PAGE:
"There's the realization if you want to be a leader in the Republican Party, you need to be pro-life," said former Rep. Marilyn Musgrave, vice president of government affairs for the group, which unlike EMILY's List or Maggie's List, also lobbies.

It thinks of itself as the Republican EMILY's List because of its diametric litmus test on abortion rights. But whereas EMILY's List only supports women who pass their test, the Susan B. Anthony List backs men who oppose abortion rights, too. For the first time this year, it endorsed an anti-abortion man against an anti-abortion woman, helping to defeat North Carolina Rep. Renee Ellmers, one of the female Republicans not returning to the House this year.

The hesitancy on the right to organize strictly around group-based identities may stem from the GOP's traditionally more individualistic philosophy, said Rutgers professor Shauna Shames, who authored the Political Parity report.

"Somehow, the fact that I'm a woman matters more than the fact that I'm a businesswoman who creates jobs," said Shorey of Maggie's List. "That's insulting beyond words."

If fiscal issues offer the most unifying agenda to recruit and boost Republican women for Congress, there'll soon be a new fiscally minded PAC in town offering a fresh test case.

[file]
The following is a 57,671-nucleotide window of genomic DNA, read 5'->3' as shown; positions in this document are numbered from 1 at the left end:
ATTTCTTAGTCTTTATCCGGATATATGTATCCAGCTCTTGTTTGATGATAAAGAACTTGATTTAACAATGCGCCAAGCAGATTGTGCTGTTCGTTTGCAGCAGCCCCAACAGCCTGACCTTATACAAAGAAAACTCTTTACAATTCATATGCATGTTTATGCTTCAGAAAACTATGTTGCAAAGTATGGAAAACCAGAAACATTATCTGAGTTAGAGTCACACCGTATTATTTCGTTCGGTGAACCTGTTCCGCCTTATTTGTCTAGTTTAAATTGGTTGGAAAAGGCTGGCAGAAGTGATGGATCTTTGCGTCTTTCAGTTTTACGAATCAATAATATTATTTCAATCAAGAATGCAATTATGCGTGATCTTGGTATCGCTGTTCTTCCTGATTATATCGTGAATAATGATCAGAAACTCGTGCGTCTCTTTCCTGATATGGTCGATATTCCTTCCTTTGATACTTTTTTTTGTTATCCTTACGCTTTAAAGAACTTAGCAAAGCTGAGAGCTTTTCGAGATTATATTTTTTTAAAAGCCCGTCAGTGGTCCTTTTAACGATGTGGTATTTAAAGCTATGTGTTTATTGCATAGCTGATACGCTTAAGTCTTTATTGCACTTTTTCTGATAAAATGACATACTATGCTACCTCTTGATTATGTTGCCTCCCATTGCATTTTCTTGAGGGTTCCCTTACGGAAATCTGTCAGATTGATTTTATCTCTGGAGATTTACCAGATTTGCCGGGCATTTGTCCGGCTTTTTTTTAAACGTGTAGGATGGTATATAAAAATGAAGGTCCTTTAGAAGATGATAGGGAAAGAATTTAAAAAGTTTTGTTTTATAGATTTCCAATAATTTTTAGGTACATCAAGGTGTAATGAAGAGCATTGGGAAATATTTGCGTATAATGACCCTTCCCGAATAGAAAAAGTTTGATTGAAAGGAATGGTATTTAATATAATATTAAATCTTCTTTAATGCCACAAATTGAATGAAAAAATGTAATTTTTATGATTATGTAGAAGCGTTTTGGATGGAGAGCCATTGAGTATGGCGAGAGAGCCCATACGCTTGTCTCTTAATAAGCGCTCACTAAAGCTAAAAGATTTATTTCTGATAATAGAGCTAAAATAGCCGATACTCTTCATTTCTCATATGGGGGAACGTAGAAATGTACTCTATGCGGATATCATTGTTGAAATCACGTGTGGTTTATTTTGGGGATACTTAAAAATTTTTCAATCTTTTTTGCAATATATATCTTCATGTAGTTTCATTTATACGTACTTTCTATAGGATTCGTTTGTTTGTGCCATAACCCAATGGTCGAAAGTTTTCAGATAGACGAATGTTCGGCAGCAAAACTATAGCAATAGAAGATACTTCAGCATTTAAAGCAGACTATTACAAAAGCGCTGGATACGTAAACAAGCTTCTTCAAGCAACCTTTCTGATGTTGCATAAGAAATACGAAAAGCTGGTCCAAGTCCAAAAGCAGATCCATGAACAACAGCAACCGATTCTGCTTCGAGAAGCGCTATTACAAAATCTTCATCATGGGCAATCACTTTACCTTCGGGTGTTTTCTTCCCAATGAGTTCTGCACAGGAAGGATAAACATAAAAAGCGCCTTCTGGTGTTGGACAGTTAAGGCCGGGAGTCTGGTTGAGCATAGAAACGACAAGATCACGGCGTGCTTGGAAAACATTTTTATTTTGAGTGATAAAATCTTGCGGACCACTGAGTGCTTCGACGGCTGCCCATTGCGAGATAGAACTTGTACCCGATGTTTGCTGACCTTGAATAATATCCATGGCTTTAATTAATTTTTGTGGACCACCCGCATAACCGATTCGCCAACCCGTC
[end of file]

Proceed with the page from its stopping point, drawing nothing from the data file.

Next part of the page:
The Republican Main Street Partnership, a group of more centrist GOP members of Congress, supports moderate Republicans over tea party-backed conservative candidates. Its president, Sarah Chamberlain, is starting a new PAC with the goal of bundling early campaign money and making independent expenditures from an affiliated super PAC to help female GOP candidates.

"We also have a lot of men that are willing to fundraise to help the women," Chamberlain said, noting that men in the group were the instigators for the PAC, and that Ohio Rep. Steve Stivers, the new chairman of the National Republican Congressional Committee, is a member.

Because of its origins, Chamberlain's PAC, which grew out of a women's outreach program and which she's sold as an EMILY's List "equivalent," may have more of an ideological focus than other women's groups on the right.

"We focus more on the governing women," Chamberlain said. But it's not yet clear how the new group will endorse. "We will assess the litmus test woman by woman," she said.